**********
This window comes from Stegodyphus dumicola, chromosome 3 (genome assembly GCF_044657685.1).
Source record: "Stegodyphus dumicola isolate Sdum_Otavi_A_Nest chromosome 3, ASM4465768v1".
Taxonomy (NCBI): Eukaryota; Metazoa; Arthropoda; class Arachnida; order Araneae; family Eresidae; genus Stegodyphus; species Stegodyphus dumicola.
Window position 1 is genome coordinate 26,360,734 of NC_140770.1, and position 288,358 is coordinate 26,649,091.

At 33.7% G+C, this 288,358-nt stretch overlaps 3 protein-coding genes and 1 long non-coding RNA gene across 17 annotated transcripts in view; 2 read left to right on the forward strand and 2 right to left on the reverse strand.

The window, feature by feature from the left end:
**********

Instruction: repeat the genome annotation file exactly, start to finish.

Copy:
This window comes from Stegodyphus dumicola, chromosome 3 (genome assembly GCF_044657685.1).
Source record: "Stegodyphus dumicola isolate Sdum_Otavi_A_Nest chromosome 3, ASM4465768v1".
Taxonomy (NCBI): Eukaryota; Metazoa; Arthropoda; class Arachnida; order Araneae; family Eresidae; genus Stegodyphus; species Stegodyphus dumicola.
Window position 1 is genome coordinate 26,360,734 of NC_140770.1, and position 288,358 is coordinate 26,649,091.

At 33.7% G+C, this 288,358-nt stretch overlaps 3 protein-coding genes and 1 long non-coding RNA gene across 17 annotated transcripts in view; 2 read left to right on the forward strand and 2 right to left on the reverse strand.

The window, feature by feature from the left end: